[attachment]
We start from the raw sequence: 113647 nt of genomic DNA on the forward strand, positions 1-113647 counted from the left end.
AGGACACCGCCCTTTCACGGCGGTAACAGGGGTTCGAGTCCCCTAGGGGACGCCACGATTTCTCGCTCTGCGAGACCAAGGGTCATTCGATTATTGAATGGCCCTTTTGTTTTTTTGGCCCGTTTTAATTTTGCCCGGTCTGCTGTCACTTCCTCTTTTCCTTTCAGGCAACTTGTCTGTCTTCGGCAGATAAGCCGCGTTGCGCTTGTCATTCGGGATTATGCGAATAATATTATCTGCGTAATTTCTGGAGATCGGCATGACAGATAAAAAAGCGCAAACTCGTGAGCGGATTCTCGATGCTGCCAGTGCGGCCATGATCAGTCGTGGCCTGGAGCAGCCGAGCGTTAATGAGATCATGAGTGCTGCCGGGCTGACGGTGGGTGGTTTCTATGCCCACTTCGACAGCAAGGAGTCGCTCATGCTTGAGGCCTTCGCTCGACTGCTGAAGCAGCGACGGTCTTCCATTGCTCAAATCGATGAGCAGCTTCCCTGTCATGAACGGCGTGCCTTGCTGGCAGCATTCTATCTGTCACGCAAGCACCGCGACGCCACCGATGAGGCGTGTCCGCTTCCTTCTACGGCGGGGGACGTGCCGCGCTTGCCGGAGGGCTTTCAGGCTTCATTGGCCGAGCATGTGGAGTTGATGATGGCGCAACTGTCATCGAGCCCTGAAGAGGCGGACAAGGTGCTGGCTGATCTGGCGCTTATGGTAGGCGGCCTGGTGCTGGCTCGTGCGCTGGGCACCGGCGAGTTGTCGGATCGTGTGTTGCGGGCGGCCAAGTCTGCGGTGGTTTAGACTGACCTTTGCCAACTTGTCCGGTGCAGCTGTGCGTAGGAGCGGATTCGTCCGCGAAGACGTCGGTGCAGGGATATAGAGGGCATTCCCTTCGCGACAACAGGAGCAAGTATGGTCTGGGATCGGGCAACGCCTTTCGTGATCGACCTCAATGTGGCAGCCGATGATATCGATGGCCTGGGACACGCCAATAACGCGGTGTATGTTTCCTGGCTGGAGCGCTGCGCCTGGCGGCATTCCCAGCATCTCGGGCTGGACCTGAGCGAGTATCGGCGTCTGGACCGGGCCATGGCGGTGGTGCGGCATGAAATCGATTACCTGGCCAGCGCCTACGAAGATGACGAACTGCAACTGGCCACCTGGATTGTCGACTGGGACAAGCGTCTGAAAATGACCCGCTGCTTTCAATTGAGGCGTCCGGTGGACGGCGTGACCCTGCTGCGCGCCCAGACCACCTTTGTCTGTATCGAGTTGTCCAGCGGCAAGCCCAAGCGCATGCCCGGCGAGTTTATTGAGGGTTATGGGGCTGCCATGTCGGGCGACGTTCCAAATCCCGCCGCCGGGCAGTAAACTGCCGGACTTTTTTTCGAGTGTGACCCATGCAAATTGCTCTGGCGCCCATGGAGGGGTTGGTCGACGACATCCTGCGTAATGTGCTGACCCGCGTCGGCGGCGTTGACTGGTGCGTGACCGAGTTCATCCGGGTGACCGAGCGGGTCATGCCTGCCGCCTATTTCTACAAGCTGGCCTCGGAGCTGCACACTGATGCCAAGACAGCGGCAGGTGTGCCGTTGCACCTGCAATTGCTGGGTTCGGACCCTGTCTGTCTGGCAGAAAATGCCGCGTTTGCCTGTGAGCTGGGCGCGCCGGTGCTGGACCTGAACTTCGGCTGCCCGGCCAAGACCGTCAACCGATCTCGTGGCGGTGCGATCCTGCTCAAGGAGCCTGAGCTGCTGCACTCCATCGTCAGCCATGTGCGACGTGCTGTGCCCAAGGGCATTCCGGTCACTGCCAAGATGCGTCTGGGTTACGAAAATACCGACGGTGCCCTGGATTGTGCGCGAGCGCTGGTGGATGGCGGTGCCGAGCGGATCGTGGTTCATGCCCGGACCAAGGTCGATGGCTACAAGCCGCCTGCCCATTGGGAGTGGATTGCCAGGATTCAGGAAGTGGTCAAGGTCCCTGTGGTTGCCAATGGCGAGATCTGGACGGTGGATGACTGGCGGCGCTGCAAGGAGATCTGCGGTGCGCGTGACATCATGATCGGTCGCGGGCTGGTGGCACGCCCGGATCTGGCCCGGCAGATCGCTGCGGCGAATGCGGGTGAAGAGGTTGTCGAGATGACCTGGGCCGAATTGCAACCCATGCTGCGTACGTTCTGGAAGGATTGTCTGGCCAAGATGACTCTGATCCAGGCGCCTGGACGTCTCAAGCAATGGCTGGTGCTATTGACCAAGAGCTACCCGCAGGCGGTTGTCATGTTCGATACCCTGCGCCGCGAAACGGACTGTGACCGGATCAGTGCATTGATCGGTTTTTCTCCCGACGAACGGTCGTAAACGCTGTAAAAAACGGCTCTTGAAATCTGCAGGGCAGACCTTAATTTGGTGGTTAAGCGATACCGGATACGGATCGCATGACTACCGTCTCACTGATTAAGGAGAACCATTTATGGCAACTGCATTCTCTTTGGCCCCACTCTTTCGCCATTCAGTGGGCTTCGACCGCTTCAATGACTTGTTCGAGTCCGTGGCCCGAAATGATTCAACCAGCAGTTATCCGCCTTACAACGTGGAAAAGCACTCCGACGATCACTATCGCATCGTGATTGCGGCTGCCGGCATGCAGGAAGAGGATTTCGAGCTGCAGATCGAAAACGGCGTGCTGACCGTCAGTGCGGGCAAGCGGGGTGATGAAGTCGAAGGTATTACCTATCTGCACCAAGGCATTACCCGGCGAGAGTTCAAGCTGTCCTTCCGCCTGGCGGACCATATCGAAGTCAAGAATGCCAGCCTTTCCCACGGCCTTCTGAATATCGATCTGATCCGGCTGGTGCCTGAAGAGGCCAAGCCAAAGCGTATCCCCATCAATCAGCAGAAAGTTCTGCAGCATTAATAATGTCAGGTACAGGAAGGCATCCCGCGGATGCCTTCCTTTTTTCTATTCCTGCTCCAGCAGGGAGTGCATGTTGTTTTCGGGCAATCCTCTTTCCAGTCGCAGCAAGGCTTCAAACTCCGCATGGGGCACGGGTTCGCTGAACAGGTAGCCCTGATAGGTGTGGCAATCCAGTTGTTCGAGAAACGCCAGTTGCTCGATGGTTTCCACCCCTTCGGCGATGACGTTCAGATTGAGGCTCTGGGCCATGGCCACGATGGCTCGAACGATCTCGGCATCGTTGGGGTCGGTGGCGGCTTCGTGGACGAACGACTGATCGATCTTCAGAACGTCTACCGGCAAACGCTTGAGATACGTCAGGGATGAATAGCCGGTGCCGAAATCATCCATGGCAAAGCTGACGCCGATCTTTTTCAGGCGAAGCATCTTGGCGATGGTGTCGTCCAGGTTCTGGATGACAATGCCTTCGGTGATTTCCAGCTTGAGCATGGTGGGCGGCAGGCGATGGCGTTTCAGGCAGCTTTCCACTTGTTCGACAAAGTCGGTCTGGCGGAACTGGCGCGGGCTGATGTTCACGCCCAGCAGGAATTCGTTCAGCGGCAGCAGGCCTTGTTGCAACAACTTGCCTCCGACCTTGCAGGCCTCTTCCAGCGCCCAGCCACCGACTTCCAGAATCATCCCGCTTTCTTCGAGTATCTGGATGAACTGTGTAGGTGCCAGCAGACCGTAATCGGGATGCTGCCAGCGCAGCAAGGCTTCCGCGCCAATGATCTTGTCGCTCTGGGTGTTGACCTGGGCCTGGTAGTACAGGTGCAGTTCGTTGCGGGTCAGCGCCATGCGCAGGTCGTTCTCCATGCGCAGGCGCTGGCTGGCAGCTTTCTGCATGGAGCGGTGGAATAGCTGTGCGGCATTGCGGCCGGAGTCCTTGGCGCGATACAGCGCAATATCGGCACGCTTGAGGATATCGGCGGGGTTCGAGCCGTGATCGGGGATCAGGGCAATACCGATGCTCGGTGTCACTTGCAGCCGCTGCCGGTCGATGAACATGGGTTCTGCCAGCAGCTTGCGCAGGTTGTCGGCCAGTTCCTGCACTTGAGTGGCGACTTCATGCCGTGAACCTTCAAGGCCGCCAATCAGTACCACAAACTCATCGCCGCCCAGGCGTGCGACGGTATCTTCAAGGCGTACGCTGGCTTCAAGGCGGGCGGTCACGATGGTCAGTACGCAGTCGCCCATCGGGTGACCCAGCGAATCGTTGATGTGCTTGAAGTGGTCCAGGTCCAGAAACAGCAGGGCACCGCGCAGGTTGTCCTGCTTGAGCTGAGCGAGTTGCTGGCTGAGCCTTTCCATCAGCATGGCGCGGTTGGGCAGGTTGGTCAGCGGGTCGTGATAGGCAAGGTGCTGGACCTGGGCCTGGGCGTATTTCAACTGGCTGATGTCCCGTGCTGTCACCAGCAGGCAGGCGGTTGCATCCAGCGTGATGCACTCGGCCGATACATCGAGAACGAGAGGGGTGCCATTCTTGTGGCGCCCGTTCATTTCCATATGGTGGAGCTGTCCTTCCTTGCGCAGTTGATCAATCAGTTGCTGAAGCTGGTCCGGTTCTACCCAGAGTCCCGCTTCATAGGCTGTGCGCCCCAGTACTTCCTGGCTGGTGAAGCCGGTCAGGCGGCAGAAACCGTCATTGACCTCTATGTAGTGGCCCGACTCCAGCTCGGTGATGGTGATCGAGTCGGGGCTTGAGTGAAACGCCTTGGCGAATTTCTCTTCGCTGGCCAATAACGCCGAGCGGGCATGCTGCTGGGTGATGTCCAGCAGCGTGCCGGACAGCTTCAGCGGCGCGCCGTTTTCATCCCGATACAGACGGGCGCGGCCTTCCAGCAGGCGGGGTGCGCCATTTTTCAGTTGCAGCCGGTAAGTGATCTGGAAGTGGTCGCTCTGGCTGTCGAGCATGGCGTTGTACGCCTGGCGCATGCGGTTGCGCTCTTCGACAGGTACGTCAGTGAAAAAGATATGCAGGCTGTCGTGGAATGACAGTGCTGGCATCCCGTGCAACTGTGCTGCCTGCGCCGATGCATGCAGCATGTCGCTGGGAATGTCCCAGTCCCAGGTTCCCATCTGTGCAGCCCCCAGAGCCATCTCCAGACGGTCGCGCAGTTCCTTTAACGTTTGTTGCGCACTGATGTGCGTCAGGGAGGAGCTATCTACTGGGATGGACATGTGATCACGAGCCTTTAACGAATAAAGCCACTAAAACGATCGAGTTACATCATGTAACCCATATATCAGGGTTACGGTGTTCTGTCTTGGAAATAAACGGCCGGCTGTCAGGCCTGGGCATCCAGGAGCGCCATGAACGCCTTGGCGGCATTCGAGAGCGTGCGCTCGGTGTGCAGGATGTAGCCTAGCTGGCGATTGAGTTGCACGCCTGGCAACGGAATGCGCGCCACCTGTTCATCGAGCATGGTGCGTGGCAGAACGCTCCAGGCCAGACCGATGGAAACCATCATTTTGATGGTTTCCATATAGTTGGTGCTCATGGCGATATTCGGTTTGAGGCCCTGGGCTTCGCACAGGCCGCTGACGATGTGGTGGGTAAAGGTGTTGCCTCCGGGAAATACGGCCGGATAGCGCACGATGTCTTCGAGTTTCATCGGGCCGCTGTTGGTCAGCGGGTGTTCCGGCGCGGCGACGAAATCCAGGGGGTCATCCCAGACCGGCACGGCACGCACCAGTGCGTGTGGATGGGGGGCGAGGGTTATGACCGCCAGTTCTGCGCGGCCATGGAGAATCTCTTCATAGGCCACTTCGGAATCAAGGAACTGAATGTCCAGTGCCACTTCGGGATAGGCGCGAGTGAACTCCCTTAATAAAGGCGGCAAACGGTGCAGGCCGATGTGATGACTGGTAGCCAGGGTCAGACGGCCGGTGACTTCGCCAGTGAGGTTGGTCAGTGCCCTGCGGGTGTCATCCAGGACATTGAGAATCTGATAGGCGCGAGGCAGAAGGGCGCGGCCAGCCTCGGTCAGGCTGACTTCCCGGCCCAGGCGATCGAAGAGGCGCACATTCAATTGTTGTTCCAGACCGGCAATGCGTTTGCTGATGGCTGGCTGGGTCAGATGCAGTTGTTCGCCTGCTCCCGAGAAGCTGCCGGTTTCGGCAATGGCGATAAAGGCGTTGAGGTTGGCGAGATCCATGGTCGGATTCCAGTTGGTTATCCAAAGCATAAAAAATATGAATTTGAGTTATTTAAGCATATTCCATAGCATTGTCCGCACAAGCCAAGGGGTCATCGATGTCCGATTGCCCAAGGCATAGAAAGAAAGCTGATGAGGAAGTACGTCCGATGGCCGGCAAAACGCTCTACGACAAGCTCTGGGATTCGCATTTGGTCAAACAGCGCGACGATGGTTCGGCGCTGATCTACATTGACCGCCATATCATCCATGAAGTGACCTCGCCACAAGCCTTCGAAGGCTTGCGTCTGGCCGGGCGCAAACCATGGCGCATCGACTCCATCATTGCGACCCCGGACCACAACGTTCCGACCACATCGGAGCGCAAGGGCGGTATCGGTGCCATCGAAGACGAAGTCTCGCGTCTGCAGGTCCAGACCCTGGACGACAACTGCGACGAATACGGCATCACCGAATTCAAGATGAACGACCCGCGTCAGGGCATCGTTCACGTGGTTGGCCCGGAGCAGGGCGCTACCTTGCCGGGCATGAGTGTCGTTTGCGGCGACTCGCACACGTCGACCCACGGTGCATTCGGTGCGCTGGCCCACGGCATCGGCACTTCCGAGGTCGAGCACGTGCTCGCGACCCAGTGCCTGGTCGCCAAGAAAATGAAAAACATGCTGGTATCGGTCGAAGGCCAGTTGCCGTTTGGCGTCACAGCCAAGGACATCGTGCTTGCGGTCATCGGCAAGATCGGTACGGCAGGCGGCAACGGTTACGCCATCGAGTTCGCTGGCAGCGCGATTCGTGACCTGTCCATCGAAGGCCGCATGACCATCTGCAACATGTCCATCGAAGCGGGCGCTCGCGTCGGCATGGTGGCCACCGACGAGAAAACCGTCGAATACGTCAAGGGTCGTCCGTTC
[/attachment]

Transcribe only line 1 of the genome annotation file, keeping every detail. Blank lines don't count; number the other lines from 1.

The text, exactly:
We start from the raw sequence: 113647 nt of genomic DNA on the forward strand, positions 1-113647 counted from the left end.